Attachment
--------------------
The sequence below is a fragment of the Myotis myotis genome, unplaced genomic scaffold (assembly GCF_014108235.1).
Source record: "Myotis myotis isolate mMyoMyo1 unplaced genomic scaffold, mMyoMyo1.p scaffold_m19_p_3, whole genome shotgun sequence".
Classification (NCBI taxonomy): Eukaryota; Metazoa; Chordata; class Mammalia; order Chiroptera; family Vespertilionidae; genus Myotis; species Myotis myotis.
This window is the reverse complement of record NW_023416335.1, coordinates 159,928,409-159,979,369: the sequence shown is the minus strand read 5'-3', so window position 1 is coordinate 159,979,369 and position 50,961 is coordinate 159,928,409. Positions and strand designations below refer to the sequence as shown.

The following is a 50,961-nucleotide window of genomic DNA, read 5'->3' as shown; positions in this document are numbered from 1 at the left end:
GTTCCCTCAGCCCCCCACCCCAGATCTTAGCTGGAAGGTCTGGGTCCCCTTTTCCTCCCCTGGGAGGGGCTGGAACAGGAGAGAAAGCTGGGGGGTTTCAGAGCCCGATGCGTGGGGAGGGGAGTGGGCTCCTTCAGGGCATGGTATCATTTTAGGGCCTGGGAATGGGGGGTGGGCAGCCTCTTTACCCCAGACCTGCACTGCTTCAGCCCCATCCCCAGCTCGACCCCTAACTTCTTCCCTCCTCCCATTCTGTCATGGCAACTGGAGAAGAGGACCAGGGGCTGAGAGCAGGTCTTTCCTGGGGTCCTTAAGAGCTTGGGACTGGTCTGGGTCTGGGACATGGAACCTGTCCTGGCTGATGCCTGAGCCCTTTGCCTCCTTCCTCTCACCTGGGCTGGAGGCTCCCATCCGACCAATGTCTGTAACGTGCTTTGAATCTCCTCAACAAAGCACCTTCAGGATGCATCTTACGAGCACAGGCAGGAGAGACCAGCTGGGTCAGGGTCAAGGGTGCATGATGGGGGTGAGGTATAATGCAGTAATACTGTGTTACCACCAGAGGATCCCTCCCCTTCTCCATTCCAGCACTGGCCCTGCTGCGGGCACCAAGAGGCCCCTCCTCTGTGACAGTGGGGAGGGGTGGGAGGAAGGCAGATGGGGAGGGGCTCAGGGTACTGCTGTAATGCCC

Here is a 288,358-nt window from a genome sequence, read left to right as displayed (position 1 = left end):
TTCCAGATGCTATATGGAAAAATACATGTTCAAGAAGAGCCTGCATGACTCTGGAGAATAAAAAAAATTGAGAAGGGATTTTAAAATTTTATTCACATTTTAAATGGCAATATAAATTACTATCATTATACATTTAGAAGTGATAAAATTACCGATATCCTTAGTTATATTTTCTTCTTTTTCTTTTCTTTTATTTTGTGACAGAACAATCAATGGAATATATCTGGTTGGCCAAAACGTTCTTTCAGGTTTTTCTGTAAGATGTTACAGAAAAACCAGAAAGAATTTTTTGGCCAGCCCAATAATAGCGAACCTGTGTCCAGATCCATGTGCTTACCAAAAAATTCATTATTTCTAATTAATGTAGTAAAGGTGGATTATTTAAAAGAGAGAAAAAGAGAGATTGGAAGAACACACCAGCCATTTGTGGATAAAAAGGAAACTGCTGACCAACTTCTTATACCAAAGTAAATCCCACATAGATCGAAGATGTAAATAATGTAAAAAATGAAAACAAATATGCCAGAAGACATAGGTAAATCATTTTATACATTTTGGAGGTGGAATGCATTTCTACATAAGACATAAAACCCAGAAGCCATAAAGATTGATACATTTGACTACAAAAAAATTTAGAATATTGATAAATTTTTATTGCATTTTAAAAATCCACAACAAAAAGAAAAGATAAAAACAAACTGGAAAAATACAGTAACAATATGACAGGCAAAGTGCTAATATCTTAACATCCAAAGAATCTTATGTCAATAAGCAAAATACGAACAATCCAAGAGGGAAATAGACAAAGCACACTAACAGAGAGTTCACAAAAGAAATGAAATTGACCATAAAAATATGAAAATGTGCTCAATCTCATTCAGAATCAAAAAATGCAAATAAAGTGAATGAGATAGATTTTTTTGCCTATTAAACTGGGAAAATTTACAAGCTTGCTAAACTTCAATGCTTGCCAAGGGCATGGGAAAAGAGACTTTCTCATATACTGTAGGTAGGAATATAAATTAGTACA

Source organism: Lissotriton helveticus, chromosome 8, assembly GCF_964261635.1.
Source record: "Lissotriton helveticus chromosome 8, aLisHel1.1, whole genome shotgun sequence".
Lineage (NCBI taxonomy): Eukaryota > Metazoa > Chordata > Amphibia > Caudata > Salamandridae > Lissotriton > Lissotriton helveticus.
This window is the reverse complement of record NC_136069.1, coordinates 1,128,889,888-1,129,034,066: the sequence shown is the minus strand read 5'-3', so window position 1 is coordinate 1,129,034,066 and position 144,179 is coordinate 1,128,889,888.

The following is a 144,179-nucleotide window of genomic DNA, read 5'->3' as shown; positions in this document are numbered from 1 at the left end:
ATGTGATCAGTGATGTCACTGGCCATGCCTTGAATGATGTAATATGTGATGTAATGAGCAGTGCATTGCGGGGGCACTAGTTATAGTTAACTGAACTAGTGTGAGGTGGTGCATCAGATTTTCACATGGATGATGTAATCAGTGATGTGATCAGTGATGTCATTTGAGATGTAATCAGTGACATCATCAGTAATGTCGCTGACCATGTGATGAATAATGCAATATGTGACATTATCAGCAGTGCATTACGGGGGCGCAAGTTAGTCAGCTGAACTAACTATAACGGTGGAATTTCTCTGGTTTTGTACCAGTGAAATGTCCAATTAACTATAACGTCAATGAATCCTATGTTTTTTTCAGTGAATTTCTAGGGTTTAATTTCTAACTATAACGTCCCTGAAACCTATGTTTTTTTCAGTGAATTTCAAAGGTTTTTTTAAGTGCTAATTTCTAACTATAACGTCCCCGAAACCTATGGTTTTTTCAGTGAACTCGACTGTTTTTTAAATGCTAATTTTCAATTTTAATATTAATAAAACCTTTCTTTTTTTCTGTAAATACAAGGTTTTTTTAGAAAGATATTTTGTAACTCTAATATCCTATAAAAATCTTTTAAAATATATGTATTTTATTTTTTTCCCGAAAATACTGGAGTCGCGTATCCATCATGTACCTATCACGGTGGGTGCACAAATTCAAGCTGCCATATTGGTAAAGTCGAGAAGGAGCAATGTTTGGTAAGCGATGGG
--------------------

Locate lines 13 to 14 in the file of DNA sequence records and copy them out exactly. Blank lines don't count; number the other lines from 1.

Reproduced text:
The following is a 144,179-nucleotide window of genomic DNA, read 5'->3' as shown; positions in this document are numbered from 1 at the left end:
ATGTGATCAGTGATGTCACTGGCCATGCCTTGAATGATGTAATATGTGATGTAATGAGCAGTGCATTGCGGGGGCACTAGTTATAGTTAACTGAACTAGTGTGAGGTGGTGCATCAGATTTTCACATGGATGATGTAATCAGTGATGTGATCAGTGATGTCATTTGAGATGTAATCAGTGACATCATCAGTAATGTCGCTGACCATGTGATGAATAATGCAATATGTGACATTATCAGCAGTGCATTACGGGGGCGCAAGTTAGTCAGCTGAACTAACTATAACGGTGGAATTTCTCTGGTTTTGTACCAGTGAAATGTCCAATTAACTATAACGTCAATGAATCCTATGTTTTTTTCAGTGAATTTCTAGGGTTTAATTTCTAACTATAACGTCCCTGAAACCTATGTTTTTTTCAGTGAATTTCAAAGGTTTTTTTAAGTGCTAATTTCTAACTATAACGTCCCCGAAACCTATGGTTTTTTCAGTGAACTCGACTGTTTTTTAAATGCTAATTTTCAATTTTAATATTAATAAAACCTTTCTTTTTTTCTGTAAATACAAGGTTTTTTTAGAAAGATATTTTGTAACTCTAATATCCTATAAAAATCTTTTAAAATATATGTATTTTATTTTTTTCCCGAAAATACTGGAGTCGCGTATCCATCATGTACCTATCACGGTGGGTGCACAAATTCAAGCTGCCATATTGGTAAAGTCGAGAAGGAGCAATGTTTGGTAAGCGATGGG